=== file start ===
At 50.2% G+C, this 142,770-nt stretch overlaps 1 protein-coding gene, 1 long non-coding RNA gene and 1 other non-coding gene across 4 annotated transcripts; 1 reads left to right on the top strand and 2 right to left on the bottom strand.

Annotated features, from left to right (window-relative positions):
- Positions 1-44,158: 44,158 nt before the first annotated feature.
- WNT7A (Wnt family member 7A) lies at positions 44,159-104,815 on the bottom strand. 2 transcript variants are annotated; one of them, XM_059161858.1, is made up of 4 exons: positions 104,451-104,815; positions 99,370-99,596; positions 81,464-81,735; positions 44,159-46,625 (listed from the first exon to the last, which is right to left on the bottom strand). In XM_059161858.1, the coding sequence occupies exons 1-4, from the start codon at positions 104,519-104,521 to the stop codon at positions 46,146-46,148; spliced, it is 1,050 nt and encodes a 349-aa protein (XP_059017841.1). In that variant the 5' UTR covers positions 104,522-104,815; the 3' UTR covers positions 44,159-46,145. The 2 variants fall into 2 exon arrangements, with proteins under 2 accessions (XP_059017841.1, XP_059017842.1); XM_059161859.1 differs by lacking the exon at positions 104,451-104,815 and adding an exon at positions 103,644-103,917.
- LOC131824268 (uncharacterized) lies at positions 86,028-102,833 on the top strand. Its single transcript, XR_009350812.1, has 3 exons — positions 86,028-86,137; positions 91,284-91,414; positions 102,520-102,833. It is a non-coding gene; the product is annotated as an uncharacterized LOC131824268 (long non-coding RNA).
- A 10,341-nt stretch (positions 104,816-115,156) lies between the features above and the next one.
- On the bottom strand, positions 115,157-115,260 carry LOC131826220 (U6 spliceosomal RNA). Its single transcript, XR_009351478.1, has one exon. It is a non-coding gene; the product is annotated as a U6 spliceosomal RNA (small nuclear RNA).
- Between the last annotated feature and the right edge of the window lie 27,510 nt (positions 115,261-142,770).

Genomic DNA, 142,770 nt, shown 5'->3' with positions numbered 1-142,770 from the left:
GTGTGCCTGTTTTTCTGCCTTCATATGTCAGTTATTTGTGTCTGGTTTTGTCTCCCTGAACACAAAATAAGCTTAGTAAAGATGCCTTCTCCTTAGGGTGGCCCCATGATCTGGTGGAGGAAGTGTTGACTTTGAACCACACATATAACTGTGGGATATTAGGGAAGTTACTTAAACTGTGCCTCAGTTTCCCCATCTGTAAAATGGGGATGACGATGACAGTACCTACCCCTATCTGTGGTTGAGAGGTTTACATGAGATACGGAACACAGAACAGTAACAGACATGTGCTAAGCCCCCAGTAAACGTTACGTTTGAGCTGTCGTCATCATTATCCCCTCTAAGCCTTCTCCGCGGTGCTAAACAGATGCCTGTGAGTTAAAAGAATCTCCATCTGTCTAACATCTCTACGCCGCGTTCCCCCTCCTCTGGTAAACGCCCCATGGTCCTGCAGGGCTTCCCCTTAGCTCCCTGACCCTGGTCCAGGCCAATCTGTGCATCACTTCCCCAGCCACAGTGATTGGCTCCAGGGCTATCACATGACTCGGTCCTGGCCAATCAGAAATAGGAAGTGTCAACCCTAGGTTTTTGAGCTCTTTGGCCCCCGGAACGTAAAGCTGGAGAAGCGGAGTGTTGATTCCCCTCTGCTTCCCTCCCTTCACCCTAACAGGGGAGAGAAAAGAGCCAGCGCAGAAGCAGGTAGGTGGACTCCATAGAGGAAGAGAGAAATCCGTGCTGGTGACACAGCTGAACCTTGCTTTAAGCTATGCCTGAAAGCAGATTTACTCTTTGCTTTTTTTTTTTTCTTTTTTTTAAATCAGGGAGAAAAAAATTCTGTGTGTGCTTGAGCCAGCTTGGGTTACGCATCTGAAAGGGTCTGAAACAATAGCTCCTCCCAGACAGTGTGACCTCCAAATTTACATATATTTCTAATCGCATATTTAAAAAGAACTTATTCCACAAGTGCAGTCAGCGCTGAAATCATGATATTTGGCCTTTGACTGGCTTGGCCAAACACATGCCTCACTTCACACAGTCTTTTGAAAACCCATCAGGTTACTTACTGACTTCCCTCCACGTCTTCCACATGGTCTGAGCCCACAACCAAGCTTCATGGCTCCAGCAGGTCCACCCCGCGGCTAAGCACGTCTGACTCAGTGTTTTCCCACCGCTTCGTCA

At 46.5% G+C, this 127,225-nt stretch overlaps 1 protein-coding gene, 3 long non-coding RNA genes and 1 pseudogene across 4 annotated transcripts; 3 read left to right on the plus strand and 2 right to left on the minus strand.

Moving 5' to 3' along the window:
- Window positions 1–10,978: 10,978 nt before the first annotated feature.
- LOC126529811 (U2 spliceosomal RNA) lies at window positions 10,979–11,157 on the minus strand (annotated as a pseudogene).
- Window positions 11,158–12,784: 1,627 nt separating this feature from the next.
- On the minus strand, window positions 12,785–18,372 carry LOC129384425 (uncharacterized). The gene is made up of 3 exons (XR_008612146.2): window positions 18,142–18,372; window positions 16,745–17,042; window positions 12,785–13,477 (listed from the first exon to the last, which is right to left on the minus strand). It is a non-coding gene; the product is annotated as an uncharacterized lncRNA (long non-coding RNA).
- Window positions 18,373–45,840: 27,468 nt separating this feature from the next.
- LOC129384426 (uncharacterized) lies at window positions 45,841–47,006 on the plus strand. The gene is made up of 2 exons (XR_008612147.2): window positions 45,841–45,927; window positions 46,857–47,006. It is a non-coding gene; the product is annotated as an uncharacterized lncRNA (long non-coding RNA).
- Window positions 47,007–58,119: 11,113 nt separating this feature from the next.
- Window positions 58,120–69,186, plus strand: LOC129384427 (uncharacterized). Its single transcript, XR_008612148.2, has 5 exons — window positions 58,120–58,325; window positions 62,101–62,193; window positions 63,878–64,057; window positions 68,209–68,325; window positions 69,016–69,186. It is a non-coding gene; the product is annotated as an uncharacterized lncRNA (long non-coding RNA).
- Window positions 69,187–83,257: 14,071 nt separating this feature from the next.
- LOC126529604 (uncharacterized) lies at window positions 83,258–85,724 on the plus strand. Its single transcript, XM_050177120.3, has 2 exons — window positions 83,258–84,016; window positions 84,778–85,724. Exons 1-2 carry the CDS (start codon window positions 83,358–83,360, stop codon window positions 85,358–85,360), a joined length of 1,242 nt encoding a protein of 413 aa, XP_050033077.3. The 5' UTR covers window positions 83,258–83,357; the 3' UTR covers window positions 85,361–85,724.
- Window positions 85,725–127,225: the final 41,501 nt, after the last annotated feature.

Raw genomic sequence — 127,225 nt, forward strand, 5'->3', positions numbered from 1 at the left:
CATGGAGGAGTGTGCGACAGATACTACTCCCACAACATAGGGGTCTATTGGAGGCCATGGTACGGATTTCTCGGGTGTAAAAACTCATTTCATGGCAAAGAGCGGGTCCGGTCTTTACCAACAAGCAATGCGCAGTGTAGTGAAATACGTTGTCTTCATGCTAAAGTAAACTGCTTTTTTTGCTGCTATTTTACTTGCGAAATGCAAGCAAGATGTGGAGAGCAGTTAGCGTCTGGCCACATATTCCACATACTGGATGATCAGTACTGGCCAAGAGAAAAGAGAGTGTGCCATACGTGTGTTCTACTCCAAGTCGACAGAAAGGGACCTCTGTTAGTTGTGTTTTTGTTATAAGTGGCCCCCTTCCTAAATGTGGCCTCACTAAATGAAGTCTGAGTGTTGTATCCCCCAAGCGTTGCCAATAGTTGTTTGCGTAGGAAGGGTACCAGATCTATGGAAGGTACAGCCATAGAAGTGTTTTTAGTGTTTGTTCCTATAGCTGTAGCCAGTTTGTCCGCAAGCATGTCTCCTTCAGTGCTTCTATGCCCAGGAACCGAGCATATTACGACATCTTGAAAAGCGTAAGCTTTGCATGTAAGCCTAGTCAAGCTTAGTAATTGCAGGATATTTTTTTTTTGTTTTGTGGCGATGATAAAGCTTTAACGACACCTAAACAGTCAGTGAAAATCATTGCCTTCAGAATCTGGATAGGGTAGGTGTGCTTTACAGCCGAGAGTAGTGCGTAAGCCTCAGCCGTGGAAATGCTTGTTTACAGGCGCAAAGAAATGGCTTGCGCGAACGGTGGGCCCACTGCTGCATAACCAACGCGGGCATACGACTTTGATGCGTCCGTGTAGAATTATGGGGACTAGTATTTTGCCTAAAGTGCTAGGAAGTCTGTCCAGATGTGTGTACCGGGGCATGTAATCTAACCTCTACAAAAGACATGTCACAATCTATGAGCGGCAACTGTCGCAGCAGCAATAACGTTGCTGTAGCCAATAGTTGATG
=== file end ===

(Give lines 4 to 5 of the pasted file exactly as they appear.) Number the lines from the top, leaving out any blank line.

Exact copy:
- WNT7A (Wnt family member 7A) lies at positions 44,159-104,815 on the bottom strand. 2 transcript variants are annotated; one of them, XM_059161858.1, is made up of 4 exons: positions 104,451-104,815; positions 99,370-99,596; positions 81,464-81,735; positions 44,159-46,625 (listed from the first exon to the last, which is right to left on the bottom strand). In XM_059161858.1, the coding sequence occupies exons 1-4, from the start codon at positions 104,519-104,521 to the stop codon at positions 46,146-46,148; spliced, it is 1,050 nt and encodes a 349-aa protein (XP_059017841.1). In that variant the 5' UTR covers positions 104,522-104,815; the 3' UTR covers positions 44,159-46,145. The 2 variants fall into 2 exon arrangements, with proteins under 2 accessions (XP_059017841.1, XP_059017842.1); XM_059161859.1 differs by lacking the exon at positions 104,451-104,815 and adding an exon at positions 103,644-103,917.
- LOC131824268 (uncharacterized) lies at positions 86,028-102,833 on the top strand. Its single transcript, XR_009350812.1, has 3 exons — positions 86,028-86,137; positions 91,284-91,414; positions 102,520-102,833. It is a non-coding gene; the product is annotated as an uncharacterized LOC131824268 (long non-coding RNA).